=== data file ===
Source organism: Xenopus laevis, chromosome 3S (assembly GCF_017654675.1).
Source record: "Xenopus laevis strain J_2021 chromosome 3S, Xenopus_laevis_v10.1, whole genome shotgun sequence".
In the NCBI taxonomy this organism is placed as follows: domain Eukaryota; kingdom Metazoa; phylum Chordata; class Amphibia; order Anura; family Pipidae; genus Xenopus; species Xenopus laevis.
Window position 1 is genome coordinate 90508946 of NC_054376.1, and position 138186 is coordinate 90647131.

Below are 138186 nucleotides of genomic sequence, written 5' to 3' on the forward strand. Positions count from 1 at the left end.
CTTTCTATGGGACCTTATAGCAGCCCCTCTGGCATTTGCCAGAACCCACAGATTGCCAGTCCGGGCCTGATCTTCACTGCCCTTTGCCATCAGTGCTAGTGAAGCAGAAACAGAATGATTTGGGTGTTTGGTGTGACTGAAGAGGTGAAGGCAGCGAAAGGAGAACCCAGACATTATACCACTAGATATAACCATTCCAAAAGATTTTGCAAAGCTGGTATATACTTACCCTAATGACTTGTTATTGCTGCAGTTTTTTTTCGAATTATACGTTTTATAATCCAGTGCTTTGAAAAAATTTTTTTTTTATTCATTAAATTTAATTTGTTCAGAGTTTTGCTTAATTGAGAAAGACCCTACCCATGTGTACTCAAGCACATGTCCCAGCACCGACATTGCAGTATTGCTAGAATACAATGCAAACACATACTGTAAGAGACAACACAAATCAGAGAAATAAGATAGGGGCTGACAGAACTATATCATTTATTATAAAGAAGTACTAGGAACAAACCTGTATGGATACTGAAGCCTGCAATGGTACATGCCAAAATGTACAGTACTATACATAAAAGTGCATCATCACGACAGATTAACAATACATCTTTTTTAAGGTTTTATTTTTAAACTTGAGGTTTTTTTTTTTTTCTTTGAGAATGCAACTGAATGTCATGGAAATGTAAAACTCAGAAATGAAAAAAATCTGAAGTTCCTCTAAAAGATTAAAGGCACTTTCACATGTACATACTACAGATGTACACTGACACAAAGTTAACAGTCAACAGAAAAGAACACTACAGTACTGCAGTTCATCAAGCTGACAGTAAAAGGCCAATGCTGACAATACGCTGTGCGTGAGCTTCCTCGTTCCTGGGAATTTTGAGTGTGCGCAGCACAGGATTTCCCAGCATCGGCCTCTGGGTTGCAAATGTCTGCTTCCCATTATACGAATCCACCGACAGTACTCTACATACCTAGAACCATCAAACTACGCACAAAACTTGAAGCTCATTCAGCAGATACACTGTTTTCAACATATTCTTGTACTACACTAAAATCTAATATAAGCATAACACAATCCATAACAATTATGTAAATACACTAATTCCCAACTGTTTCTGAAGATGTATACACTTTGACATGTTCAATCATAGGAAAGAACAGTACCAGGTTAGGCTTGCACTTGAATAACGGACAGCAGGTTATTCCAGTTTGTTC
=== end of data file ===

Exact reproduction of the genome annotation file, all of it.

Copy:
Source organism: Xenopus laevis, chromosome 3S (assembly GCF_017654675.1).
Source record: "Xenopus laevis strain J_2021 chromosome 3S, Xenopus_laevis_v10.1, whole genome shotgun sequence".
In the NCBI taxonomy this organism is placed as follows: domain Eukaryota; kingdom Metazoa; phylum Chordata; class Amphibia; order Anura; family Pipidae; genus Xenopus; species Xenopus laevis.
Window position 1 is genome coordinate 90508946 of NC_054376.1, and position 138186 is coordinate 90647131.

Below are 138186 nucleotides of genomic sequence, written 5' to 3' on the forward strand. Positions count from 1 at the left end.
CTTTCTATGGGACCTTATAGCAGCCCCTCTGGCATTTGCCAGAACCCACAGATTGCCAGTCCGGGCCTGATCTTCACTGCCCTTTGCCATCAGTGCTAGTGAAGCAGAAACAGAATGATTTGGGTGTTTGGTGTGACTGAAGAGGTGAAGGCAGCGAAAGGAGAACCCAGACATTATACCACTAGATATAACCATTCCAAAAGATTTTGCAAAGCTGGTATATACTTACCCTAATGACTTGTTATTGCTGCAGTTTTTTTTCGAATTATACGTTTTATAATCCAGTGCTTTGAAAAAATTTTTTTTTTATTCATTAAATTTAATTTGTTCAGAGTTTTGCTTAATTGAGAAAGACCCTACCCATGTGTACTCAAGCACATGTCCCAGCACCGACATTGCAGTATTGCTAGAATACAATGCAAACACATACTGTAAGAGACAACACAAATCAGAGAAATAAGATAGGGGCTGACAGAACTATATCATTTATTATAAAGAAGTACTAGGAACAAACCTGTATGGATACTGAAGCCTGCAATGGTACATGCCAAAATGTACAGTACTATACATAAAAGTGCATCATCACGACAGATTAACAATACATCTTTTTTAAGGTTTTATTTTTAAACTTGAGGTTTTTTTTTTTTTCTTTGAGAATGCAACTGAATGTCATGGAAATGTAAAACTCAGAAATGAAAAAAATCTGAAGTTCCTCTAAAAGATTAAAGGCACTTTCACATGTACATACTACAGATGTACACTGACACAAAGTTAACAGTCAACAGAAAAGAACACTACAGTACTGCAGTTCATCAAGCTGACAGTAAAAGGCCAATGCTGACAATACGCTGTGCGTGAGCTTCCTCGTTCCTGGGAATTTTGAGTGTGCGCAGCACAGGATTTCCCAGCATCGGCCTCTGGGTTGCAAATGTCTGCTTCCCATTATACGAATCCACCGACAGTACTCTACATACCTAGAACCATCAAACTACGCACAAAACTTGAAGCTCATTCAGCAGATACACTGTTTTCAACATATTCTTGTACTACACTAAAATCTAATATAAGCATAACACAATCCATAACAATTATGTAAATACACTAATTCCCAACTGTTTCTGAAGATGTATACACTTTGACATGTTCAATCATAGGAAAGAACAGTACCAGGTTAGGCTTGCACTTGAATAACGGACAGCAGGTTATTCCAGTTTGTTC